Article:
• Clancey, W. J. 2000. Visualizing practical knowledge: The Haughton-Mars Project. (Das Haughton-Mars-Projekt der NASA - Ein Beispiel fur die Visualiserung Praktischen Wissens). In Christa Maar, Ernst Pöppel and Hans Ulrich Obrist (Eds.), Weltwissen - Wissenswelt. Das globale Netz von Text und Bild, pp. 325-341. Cologne: Dumont Verlag.
  • Clancey, W. J. (in review). Field Science Ethnography: Methods for being systematic and productive on an expedition.
  • Connors, M.M., Harrison, A. A., and Akins, F. R. 1985. Living Aloft: Human Requirements for Extended Spaceflight. NASA SP-483. Available online at
  • Greenbaum, J., and Kyng, M. (eds.) 1991. Design at Work: Cooperative Design of Computer Systems. Hillsdale, NJ: Lawrence Erlbaum Associates.
  • Harrison, A., Clearwater, Y., and McKay, C. 1991. From Antarctica to Outer Space: Life in Isolation and Confinement. New York: Springer-Verlag.
  • Hoffman, S. J., and Kaplan, D. I. (eds.) 1997. Human Exploration of Mars: The Reference Mission of the NASA Mars Exploration Study Team. NASA Special Publication 6107. Lyndon B. Johnson Space Center, Houston, Texas. (Addendum, Reference Mission Version 3.0, June 1998, EX13-98-036.)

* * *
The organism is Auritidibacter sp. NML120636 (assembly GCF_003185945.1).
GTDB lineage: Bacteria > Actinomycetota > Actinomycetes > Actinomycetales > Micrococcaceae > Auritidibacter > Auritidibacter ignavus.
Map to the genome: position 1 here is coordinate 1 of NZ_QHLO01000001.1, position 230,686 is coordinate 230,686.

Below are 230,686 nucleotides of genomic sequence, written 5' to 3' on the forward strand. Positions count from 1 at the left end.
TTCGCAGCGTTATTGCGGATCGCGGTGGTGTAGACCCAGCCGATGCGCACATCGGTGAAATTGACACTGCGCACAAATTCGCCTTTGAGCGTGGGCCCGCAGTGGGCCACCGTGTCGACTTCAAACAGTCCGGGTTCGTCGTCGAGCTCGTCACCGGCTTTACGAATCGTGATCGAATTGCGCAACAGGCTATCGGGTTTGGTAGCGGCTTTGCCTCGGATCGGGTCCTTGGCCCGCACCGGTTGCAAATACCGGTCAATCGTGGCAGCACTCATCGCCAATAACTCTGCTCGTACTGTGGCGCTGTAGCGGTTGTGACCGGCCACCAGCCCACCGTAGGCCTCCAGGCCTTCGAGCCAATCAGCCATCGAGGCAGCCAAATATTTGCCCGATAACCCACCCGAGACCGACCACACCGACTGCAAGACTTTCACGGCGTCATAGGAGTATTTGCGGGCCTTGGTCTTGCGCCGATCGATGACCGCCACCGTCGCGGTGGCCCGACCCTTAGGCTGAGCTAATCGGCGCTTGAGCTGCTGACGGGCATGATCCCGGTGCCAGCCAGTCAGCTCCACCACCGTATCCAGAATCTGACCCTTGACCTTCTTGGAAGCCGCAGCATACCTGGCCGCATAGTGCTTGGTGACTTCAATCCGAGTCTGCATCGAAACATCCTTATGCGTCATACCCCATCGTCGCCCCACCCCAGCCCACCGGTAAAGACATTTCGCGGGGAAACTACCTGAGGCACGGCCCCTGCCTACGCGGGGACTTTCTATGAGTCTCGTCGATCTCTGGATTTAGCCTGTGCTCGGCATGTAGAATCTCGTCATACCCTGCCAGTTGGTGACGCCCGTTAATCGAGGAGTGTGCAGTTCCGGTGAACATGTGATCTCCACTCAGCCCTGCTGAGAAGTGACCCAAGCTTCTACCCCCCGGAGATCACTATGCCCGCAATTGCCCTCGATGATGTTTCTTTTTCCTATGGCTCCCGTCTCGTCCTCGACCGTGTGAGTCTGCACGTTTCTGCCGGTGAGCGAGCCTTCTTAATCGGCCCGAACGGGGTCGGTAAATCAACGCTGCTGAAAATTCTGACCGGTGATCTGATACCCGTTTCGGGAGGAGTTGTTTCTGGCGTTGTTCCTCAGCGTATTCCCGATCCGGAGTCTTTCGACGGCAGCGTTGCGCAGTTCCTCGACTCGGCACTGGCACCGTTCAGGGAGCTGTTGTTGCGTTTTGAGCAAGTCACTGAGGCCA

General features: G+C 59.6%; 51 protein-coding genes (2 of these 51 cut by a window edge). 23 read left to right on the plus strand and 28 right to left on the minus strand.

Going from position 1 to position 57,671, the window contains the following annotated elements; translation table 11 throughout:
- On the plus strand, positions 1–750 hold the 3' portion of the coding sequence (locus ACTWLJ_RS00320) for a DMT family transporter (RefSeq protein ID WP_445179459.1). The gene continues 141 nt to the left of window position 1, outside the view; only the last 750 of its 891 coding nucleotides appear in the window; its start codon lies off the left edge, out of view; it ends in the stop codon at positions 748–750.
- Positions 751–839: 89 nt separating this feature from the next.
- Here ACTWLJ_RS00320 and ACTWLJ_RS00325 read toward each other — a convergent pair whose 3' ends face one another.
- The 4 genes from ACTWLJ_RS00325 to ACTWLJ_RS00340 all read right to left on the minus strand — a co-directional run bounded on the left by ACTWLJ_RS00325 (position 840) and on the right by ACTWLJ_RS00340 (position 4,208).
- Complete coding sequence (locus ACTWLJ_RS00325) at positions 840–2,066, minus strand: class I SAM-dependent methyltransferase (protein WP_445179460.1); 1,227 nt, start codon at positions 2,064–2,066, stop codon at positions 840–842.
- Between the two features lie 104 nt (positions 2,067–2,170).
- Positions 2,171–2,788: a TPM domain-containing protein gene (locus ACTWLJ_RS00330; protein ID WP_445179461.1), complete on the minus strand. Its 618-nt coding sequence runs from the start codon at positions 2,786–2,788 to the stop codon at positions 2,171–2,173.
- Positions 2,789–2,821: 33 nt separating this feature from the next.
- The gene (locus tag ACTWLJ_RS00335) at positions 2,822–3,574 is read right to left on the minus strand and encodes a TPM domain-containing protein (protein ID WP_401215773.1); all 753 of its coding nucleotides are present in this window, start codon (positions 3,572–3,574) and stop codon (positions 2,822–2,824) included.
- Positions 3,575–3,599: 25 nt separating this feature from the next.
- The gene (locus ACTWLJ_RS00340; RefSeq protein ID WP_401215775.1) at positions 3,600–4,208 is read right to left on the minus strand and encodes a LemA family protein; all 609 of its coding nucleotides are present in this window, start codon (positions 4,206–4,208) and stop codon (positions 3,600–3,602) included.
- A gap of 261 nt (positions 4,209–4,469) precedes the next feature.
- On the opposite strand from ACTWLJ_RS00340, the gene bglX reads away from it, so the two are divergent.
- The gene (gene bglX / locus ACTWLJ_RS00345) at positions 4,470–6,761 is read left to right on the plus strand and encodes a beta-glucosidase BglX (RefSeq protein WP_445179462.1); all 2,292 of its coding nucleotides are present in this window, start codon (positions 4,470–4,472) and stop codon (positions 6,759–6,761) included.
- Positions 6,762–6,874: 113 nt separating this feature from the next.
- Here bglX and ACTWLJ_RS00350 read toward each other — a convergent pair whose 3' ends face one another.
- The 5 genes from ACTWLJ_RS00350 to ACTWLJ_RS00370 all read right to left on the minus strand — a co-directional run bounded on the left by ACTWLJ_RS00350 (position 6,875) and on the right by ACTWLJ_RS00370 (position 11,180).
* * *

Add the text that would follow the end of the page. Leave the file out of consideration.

• Jordan, B. (1974) Ethnographic workplace studies and computer supported cooperative work. Proceedings of the Interdisciplinary Workshop on Informatics and Psychology, Schärding, Austria, June 1-3, 1993. Amsterdam: North Holland.
  • Micheels, K. 1999. The Mars surface habitat: Issues derived from the design of a terrestrial polar analog. ???
  • Moore. 1921, Daniel H. Burnham, Architect, Planner of Cities. Boston.
  • Osinski, G. R., Spray, J. G., Bunch, T. E., Grieve R. A. F., Schutt, J. W., and Lee, P. (2000) Post-impact hydrothermal activity at the Haughton impact structure, Devon Island, Nunavut, Canada. Abstract presented at the Annual Meeting of the Lunar Planetary Institute.
  • Stuster, J. 1996. Bold endeavors: Lessons from polar and space exploration. Annapolis: Naval Institute Press. USML-1. 1992.
  • Space/Human.Space.Flight/Shuttle/Shuttle.Missions/Flight.048.STS-50/ USML.Status.Reports
  • Zubrin, R. (with Richard Wagner). 1996. The Case for Mars: The Plan to settle the red planet and why we must. NY: The Free Press.

Please follow SpaceRef on Twitter and Like us on Facebook.